“Mummy, there is something I want to talk to you about. I am pregnant and shall have to go to Canada so the child can be adopted.”

“You’re certainly calm about it. Why don’t you marry Euan?”

“How can I when the baby may be black and could sit in the House of Lords?”

“I owe you this—my husband is not your father.”

Diana Wynyard, playing the mother, turns away from Miss Collins’s gaze, staring off past the tea-tray. Possibly trying to calm her mouth.

West Indians ignored the book but rushed to the film—the poster showed an ecstatic Dorothy Dandridge doing the limbo, legs akimbo. Everyone was there on opening nights—especially the governors of the soon-to-be-independent nations including the first Governor-General of Jamaica, Sir Kenneth Blackburne. (His immediate predecessor was Sir Hugh Mackintosh Foot, brother of the Labour politician Michael Foot. Sir Hugh had presided over the moves to independence in Jamaica from 1951 to 1957.) Anticipating some themes of Jamaican independence in 1962, the film was embraced by West Indians as linked to a national spirit. It certainly showed workers at their ideal best—spotlessly clean, cutting cane, singing and pulling in fishing lines. It looked as though decolonisation couldn’t stumble once free of these English buffoons. But Alec Waugh had flagged some problems for emerging Caribbean democracies—three prospective leaders in his fictive island saga were flawed and compromised. The contrast between an anticipated independence in the cinematic 1950s and Marlon James’s curfew as a tool to limit homicide is telling.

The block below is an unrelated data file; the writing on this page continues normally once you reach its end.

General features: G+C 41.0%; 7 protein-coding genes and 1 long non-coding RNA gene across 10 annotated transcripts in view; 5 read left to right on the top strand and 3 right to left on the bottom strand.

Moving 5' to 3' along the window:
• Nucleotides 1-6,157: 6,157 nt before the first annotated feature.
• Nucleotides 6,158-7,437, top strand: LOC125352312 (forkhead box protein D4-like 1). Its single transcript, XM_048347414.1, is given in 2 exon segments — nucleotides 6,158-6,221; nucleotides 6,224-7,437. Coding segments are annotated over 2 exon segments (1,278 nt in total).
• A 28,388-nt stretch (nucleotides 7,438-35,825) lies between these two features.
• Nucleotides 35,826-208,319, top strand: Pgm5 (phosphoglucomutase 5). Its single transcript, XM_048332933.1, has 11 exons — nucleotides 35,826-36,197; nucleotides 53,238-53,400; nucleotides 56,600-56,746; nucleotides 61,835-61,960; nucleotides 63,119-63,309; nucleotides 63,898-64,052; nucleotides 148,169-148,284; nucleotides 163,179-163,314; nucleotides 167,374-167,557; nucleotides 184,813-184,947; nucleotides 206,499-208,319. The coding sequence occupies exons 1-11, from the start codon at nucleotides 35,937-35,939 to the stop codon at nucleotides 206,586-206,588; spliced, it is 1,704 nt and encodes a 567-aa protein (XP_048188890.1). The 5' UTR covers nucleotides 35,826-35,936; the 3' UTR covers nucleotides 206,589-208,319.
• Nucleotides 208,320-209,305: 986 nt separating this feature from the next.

James opens his novel with the first killing of many in his history. A former politician, Sir Arthur George Jennings, falls to his death from a hotel balcony. Sir Arthur is the quasi-narrator, explaining from the grave the stories of the other characters. The novel makes a nice division between “story” and “narration”—the first is the plot, the second is the writer’s voice. James has distanced himself as the narrator; eerily a dead white male has replaced the black writer.